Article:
PPL Electric Utilities is planning $705 million in improvements to its infrastructure over the next five years and is turning to its customers to help pay the bill.
PPL spokesman Bryan Hay said the company plans to file a petition this week with the state Public Utility Commission asking for a new fee that would help fund improvements to the company’s distribution system.
Hay did not provide specifics about the new charge, but said details would be released this week.
The 473,000 PECO customers who have made the switch to an alternative energy supplier must have felt pretty good about their choice Monday.
“PECO’s energy delivery rates have not changed but the price we are paying to purchase electricity for customers who have not switched to an alternative provider has gone up 21.5 percent from the third to the fourth quarter,” said PECO spokeswoman Cathy Engle Menendez.
“The price is adjusted quarterly and tied directly to the wholesale cost of electricity. We have no control over this price. It’s a pass-through.”
English: Hurricane Irene over North Carolina, United States (Photo credit: Wikipedia)
Met-Ed and PPLelectric utilities have to improve their tree-trimming and line maintenance so that preventable outages like those that occurred during the major storms of 2011 can be reduced or eliminated.
The utilities also must be more responsive to customers during major storms, according to three reports critical of the utilities, issued this week by the state Public Utility Commission.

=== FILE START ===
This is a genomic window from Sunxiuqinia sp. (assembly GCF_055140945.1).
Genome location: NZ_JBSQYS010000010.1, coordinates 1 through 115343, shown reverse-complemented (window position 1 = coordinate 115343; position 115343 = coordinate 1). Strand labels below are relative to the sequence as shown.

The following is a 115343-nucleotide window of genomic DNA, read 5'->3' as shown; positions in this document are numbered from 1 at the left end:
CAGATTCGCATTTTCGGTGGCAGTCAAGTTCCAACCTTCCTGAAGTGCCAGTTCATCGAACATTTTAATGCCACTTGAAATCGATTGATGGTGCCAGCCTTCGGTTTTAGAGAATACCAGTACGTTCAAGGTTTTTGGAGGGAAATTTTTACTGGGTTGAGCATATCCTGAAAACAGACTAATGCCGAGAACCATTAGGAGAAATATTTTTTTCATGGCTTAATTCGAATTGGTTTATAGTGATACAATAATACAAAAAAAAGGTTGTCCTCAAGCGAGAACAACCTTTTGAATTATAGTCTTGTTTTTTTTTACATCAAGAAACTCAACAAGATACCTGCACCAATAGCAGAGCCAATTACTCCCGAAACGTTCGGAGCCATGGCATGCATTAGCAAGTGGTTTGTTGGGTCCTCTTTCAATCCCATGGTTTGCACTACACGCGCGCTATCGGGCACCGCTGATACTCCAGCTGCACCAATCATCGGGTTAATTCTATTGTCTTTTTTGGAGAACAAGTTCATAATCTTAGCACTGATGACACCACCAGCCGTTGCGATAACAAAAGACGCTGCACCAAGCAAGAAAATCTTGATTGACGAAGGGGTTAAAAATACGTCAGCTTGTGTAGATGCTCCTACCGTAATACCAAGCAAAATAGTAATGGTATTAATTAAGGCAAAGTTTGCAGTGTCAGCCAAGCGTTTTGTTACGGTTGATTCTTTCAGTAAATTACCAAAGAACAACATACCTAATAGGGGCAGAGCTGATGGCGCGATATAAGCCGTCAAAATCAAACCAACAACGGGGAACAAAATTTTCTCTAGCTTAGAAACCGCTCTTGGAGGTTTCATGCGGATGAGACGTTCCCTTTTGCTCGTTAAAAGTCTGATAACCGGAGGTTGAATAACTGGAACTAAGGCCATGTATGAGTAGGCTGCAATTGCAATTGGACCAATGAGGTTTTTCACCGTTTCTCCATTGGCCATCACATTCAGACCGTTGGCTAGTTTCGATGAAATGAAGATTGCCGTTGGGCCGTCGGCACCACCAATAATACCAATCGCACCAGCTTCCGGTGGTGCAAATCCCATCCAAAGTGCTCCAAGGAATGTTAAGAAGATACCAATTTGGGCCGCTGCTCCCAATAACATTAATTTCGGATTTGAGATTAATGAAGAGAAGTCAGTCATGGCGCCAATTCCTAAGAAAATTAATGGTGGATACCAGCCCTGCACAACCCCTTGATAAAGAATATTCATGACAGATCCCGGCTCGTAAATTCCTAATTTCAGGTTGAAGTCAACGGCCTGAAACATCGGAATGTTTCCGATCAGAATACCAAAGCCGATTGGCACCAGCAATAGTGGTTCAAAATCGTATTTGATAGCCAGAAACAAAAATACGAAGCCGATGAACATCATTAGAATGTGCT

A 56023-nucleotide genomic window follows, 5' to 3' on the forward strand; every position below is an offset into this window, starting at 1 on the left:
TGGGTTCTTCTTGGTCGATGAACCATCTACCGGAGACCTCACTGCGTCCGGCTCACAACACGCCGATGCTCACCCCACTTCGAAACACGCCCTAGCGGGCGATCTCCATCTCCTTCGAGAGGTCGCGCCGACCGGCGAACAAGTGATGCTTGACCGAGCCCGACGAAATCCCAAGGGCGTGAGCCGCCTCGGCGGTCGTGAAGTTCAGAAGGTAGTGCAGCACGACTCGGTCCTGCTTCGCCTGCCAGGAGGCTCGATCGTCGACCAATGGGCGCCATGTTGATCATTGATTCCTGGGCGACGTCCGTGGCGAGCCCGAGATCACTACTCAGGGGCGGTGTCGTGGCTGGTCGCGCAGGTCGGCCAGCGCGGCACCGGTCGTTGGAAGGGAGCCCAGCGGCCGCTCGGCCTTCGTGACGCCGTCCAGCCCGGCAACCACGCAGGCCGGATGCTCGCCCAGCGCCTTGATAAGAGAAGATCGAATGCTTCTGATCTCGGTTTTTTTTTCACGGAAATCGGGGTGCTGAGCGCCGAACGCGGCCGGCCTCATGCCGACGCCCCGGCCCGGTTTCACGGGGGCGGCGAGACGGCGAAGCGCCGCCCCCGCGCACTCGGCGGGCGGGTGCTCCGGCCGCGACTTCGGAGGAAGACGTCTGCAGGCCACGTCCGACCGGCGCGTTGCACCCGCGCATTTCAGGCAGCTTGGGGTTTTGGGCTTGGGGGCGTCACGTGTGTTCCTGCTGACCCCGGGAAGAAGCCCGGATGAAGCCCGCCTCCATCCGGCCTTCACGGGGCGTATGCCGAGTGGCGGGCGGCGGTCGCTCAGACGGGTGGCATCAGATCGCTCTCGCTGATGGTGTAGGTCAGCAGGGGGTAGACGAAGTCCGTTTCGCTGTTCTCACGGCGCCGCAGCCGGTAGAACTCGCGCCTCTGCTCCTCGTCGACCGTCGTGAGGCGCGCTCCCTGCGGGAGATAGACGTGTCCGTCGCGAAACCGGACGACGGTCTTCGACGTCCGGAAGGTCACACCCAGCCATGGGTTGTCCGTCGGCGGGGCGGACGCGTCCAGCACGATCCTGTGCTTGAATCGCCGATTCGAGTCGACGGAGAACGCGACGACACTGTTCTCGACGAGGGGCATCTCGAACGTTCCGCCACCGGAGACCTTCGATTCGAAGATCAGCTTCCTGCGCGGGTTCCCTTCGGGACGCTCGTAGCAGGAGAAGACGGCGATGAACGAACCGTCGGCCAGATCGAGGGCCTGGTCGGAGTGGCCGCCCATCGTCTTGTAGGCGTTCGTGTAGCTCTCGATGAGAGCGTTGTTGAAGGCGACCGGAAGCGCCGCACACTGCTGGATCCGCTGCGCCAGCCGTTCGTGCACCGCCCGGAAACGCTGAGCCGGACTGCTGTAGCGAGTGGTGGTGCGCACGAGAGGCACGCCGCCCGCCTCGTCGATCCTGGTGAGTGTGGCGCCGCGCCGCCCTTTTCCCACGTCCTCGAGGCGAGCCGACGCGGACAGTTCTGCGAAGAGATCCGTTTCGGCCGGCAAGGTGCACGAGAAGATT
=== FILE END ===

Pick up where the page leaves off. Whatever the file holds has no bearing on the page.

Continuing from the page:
The reports were ordered in the aftermath of Hurricane Irene last August, flooding rains from the remnants of Tropical Storm Lee in early September, and the freak late October snowstorm.
“Tree trimming should be a primary concern for both the (electric utilities) and commission for its effect on reliability as well as its role in long-duration outages,” the report said.
The Pennsylvania Public Utility Commission voted today to split up the (814) area code. This area code, which covers from Erie County to the Maryland border, is running out of phone numbers.
The PUC considered three proposals on how to divide up this massive swath of Pennsylvania. Of the four original Pennsylvania area codes established in 1947, (814) was the last area code to remain unchanged.
Below is as link to the PA PUC website showing the county split. The new area code number has yet to be determined.